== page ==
For some young musicians, ones blessed with equal parts talent and fearless determination, Berklee College of Music in Boston is the school to attend.
Some Berklee grads go on to become legends. Many go on to establish careers in the entertainment industry in some form or another. Still others, like Newcastle native and current Damariscotta resident, Corey Redonnett, make their own way.
“I thought it was a vocational school,” Redonnett said. “My last bill – I was cleaning out dad’s house – I think my last year was $7,200. It’s 10 times that now.”
Redonnett, whose primary instrument is guitar, said he’s never thought of himself as a performer. Inspired early on by the kind of stylized writing architects used in his sister’s textbooks, Redonnett wanted to write music.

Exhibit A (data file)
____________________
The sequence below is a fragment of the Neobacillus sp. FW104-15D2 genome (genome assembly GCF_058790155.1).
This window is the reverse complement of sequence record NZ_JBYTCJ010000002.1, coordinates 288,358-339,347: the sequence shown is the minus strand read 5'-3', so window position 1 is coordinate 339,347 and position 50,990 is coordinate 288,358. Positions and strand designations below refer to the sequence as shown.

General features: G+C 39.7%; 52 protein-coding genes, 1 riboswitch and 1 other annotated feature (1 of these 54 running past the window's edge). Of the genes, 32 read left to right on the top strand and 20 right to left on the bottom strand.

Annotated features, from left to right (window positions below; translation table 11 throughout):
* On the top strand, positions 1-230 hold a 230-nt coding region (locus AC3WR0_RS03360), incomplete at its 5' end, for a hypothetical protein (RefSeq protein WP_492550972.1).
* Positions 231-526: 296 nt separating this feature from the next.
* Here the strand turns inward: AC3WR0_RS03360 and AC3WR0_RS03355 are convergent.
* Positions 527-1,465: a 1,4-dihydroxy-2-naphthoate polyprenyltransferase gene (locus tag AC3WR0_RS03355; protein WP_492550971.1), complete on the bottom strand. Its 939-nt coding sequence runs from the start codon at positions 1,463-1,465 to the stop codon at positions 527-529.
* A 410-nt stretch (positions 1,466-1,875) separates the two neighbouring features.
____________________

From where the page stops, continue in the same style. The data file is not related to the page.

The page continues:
“I wanted to be a player, and I wanted to write,” he said. “I remember going to the Al Corey Big Band and seeing 18 people playing together like that; I wanted to know how that worked. I was fascinated by it.”
Using draftsperson’s triangle and a calligraphy pen, Redonnett became a skilled copyist, to the point where he could support himself through his final two years of college creating music transcriptions for other students.
“I went to Berklee for education and performance, and after about a year I realized music education was not really my path, but that was the only choice I was given back at the time,” he said. “No one became a performer.”